Blueprint for a Paris climate change deal


The United Nations Climate Change Conference in Paris in December 2015 will decide how the world deals with the threat of climate change over the coming decades.

The European Union is putting all its efforts into securing a global, legally binding agreement to be implemented from 2020. The EU has called for a new protocol to the UN Framework Convention on Climate Change (UNFCCC) to contain fair commitments from all countries to cut greenhouse gas emissions (GHGs) to keep global temperature increases below 2°C. The agreement must put the world on track to reduce global emissions by at least 60 % below 2010 levels by 2050. In so doing, it should reflect evolving economic and geopolitical realities, notably through adequate commitments from all major and emerging economies.

In February, a European Commission Communication ‘The Paris Protocol – a blueprint for tackling global climate change beyond 2020’ set out its vision for the new deal. This confirms a commitment from EU leaders in October 2014, to cut domestic emissions by at least 40 %, compared to 1990 levels, by 2030. This target, which keeps the EU on track to a long-term goal of at least 80 % emissions reductions by 2050, is the core of the EU’s Paris pledge submitted to the UNFCCC in March.

Climate Action and Energy Commissioner Miguel Arias Cañete said: “It is our fair share of what has to be done to achieve the internationally agreed below 2° C target. I now call on all our partners, especially major and emerging economies to match our level of ambition."

“Every person and every country of the world stand to benefit if we can prevent climate change from reaching dangerous levels,” he added. “In Paris, we will have a real opportunity to conclude an agreement that will help to do this, and we must grab it with both hands. The EU is committed to agreeing an ambitious protocol that will address emissions reductions, facilitate adaptation to climate change impacts and provide support from those countries in a position to do so to implement climate action in countries that need it."

EU emissions falling

The EU has shown it is serious about achieving its own goals for mitigating climate change. EU emissions fell by 19 % between 1990 and 2013. It is now responsible for less than 10 % of global GHGs, and this share is falling.

Fighting climate change also brings many benefits for EU citizens, including less air pollution and lower energy costs, a healthier environment, and new jobs in climate-friendly technologies.

But fighting climate change effectively requires a global effort. The Commission Communication urges all other countries to submit their proposed emissions reduction targets well before the Paris conference.

Each party to the UNFCCC is expected to prepare a contribution to the new agreement, as the EU has done. To date, a handful of other countries, including the US, Russia and Mexico have made submissions but more are expected in the coming months. The contributions presented so far represent some 25 % of global emissions.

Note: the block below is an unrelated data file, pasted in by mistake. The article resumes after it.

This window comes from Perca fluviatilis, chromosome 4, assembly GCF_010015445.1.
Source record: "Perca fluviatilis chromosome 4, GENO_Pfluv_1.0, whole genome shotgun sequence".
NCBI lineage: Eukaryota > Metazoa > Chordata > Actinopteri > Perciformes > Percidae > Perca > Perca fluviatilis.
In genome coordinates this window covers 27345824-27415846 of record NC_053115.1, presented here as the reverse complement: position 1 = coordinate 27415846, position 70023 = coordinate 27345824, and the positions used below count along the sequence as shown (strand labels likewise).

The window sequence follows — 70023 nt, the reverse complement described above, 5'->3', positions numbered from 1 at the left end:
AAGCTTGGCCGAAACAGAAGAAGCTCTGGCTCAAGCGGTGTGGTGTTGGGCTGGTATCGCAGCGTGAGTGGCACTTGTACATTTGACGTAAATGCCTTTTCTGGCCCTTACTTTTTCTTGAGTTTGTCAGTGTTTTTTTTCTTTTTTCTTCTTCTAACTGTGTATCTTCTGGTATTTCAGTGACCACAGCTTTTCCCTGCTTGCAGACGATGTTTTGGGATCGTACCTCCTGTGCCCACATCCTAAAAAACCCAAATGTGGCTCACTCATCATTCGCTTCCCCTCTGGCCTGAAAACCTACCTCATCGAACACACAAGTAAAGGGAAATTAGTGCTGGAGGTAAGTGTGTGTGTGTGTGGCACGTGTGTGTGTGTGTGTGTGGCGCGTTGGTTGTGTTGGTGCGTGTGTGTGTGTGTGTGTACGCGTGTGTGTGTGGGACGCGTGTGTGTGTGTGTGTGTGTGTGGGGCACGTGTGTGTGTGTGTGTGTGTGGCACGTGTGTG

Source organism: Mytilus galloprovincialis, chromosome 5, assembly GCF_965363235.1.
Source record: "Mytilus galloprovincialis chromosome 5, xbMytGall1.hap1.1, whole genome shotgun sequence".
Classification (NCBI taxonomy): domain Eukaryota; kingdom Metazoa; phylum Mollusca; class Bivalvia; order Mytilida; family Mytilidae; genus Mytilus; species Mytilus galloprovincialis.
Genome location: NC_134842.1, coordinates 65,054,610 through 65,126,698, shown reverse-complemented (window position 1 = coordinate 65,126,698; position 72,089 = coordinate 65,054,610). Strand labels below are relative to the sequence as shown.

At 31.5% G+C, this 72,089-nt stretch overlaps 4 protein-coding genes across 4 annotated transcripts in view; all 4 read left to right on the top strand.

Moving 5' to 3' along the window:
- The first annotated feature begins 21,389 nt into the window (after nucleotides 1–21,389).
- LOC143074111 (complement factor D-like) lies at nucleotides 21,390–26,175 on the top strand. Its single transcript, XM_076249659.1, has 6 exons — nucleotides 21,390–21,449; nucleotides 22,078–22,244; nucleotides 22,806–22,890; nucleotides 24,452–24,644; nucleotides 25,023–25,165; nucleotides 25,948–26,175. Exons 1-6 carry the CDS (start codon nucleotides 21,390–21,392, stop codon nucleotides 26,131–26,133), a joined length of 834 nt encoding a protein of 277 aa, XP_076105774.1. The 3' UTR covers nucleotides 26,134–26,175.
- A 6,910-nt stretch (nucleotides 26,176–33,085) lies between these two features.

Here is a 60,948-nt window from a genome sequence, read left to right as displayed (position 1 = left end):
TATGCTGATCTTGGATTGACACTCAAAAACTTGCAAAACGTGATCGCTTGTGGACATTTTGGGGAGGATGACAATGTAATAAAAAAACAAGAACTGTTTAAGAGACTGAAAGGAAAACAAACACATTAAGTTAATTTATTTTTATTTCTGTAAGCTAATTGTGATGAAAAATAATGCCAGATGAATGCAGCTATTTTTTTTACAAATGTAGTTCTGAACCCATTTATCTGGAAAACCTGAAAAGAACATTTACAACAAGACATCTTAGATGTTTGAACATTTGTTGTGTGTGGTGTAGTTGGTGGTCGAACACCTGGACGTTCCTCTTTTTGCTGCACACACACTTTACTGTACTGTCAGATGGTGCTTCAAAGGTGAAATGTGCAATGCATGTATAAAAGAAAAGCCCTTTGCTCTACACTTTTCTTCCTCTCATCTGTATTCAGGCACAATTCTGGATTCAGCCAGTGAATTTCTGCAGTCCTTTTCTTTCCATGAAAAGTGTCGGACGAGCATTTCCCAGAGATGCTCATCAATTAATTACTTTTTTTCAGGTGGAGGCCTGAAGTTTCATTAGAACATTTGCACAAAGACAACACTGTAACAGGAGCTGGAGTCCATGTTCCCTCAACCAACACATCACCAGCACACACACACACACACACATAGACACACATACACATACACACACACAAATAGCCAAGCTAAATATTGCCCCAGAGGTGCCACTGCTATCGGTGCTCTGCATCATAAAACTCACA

While countries with the greatest responsibility and capabilities need to show political leadership and make the strongest commitments to cut GHGs, all countries must step up their efforts.

In the EU’s view, the protocol must set common rules for transparency and accountability, with robust systems to monitor, report and verify progress towards meeting targets. Independent experts should carry out regular reviews to build trust, create certainty, and send a signal that governments are serious about fighting climate change.

The protocol must also be dynamic. All emissions reduction commitments should be reviewed and strengthened every five years in light of the latest scientific data and progress in implementing current targets.

Helping the vulnerable

The Paris Protocol should include measures to boost investment in low-emission and climate-resilient technologies in all countries. The EU is committed to working with other parties to move towards a low-carbon, climate-resilient global economy that also eliminates poverty and ensures a decent life for all.

The most vulnerable will continue to have preferential access to grant funding, for example from the EU’s Global Climate Change Alliance or EU cooperation programmes. The Union also helps to mobilise loans and private investment through its regional investment facilities, while Member States offer support via bilateral cooperation programmes. In 2013 alone, the EU and its Member States provided some €9.5 billion to support climate action in developing countries.

Such action is urgent; it is estimated that the global average temperature could rise by 4°C or more before the end of the century unless action is taken to curb emissions.

The Paris conference is the next move in a process that began in 1992, when growing recognition of the threat posed by humanity’s interference with the global climate system led to the creation of the UNFCCC. The 1997 Kyoto Protocol to the UNFCCC was an essential first step towards cutting emissions, but only covered commitments from a number of industrialised countries. More than 90 countries have made voluntary emission-reduction pledges for 2020. But much tougher action is needed to keep the rise in temperatures below 2°C.


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